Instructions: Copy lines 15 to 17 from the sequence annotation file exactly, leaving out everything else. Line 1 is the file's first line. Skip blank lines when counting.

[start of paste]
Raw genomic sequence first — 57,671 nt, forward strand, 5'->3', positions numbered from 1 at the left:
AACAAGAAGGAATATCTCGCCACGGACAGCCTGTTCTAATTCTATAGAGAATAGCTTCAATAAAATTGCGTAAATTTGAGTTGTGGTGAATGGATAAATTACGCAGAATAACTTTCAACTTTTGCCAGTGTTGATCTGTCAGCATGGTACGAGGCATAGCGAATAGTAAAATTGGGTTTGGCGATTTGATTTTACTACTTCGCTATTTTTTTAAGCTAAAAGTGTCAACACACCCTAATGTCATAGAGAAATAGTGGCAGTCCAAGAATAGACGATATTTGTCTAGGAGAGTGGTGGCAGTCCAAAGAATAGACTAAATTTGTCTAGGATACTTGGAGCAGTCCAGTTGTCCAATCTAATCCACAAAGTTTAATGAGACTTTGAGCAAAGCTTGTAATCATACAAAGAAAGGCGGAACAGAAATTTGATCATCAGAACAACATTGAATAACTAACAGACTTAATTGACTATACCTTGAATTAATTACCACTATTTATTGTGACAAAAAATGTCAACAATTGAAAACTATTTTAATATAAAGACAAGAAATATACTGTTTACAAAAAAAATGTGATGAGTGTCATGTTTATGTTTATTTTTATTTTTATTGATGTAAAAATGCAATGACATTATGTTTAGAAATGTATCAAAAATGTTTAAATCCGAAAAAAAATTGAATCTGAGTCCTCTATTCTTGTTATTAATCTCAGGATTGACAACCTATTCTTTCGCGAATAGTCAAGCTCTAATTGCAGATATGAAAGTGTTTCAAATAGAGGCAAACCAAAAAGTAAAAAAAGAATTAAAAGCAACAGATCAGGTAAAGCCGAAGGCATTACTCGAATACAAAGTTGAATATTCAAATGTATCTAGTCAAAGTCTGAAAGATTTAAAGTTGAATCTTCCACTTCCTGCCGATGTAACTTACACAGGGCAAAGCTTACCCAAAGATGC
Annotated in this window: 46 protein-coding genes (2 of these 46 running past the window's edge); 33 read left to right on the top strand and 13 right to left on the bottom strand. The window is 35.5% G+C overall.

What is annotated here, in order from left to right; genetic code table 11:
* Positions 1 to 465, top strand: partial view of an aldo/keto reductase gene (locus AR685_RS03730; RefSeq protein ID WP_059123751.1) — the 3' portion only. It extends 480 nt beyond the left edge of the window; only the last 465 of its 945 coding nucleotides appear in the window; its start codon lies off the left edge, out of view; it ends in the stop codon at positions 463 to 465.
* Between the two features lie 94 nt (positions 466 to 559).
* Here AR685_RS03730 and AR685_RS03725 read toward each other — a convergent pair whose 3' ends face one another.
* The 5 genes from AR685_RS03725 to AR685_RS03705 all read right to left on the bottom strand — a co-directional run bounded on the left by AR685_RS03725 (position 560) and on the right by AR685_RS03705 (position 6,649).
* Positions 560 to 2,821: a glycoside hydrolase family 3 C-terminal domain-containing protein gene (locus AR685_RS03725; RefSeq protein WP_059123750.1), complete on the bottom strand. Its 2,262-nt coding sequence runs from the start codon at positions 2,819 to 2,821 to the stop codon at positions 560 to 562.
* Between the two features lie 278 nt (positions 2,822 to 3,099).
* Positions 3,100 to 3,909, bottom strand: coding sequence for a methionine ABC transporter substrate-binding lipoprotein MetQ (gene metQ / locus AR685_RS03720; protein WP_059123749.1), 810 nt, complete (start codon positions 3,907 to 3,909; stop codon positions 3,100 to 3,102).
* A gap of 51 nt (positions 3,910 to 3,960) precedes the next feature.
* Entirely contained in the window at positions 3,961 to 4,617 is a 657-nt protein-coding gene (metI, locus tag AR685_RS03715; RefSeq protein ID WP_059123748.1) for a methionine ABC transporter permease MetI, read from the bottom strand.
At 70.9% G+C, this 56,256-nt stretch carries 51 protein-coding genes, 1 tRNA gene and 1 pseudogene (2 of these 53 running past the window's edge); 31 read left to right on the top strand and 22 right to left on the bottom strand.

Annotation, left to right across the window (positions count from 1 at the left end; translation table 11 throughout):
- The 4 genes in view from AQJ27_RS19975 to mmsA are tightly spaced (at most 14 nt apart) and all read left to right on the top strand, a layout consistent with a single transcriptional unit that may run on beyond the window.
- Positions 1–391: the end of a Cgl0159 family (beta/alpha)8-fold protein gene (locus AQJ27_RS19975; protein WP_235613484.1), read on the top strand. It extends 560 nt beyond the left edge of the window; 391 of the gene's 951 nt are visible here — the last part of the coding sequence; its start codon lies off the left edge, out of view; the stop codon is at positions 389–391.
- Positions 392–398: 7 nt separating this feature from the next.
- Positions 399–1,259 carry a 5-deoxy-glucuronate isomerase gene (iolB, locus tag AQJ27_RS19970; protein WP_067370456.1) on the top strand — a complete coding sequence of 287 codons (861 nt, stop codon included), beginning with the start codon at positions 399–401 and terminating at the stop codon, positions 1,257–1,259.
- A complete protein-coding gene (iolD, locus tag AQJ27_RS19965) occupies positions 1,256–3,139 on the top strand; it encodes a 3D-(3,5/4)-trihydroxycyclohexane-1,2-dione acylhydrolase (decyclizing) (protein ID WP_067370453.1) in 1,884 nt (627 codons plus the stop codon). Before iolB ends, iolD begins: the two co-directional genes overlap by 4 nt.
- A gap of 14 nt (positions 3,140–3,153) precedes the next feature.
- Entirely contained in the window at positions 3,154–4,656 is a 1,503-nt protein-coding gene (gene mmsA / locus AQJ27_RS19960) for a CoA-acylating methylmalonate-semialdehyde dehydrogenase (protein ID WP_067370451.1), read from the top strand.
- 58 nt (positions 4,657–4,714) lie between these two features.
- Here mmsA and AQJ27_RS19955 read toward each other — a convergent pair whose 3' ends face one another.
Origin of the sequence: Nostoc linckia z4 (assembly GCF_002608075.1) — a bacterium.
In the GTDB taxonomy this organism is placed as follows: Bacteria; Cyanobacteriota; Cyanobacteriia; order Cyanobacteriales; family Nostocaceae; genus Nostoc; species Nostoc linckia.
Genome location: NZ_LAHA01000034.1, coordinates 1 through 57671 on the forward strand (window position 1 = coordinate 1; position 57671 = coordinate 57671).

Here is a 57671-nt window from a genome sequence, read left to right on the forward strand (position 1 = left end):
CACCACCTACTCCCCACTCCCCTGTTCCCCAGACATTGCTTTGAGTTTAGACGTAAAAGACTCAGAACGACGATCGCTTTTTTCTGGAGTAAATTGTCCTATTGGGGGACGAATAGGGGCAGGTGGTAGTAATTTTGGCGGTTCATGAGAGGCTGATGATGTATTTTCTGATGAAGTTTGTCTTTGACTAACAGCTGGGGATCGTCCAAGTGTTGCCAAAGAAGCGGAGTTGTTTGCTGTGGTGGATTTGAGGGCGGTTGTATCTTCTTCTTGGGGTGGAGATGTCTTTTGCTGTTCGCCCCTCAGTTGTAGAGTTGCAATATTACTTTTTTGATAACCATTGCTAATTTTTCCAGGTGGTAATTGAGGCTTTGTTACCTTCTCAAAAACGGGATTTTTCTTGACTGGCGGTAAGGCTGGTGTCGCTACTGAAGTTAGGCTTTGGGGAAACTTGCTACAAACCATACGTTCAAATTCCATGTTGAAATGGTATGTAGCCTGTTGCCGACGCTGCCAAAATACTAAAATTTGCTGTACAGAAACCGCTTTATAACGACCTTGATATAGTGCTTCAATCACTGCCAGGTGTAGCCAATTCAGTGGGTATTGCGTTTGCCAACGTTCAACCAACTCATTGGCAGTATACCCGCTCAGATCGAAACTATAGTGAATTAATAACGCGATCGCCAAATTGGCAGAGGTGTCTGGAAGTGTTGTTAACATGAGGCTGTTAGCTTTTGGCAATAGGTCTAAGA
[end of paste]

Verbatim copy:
Annotation, left to right across the window (positions count from 1 at the left end; translation table 11 throughout):
- The 4 genes in view from AQJ27_RS19975 to mmsA are tightly spaced (at most 14 nt apart) and all read left to right on the top strand, a layout consistent with a single transcriptional unit that may run on beyond the window.
- Positions 1–391: the end of a Cgl0159 family (beta/alpha)8-fold protein gene (locus AQJ27_RS19975; protein WP_235613484.1), read on the top strand. It extends 560 nt beyond the left edge of the window; 391 of the gene's 951 nt are visible here — the last part of the coding sequence; its start codon lies off the left edge, out of view; the stop codon is at positions 389–391.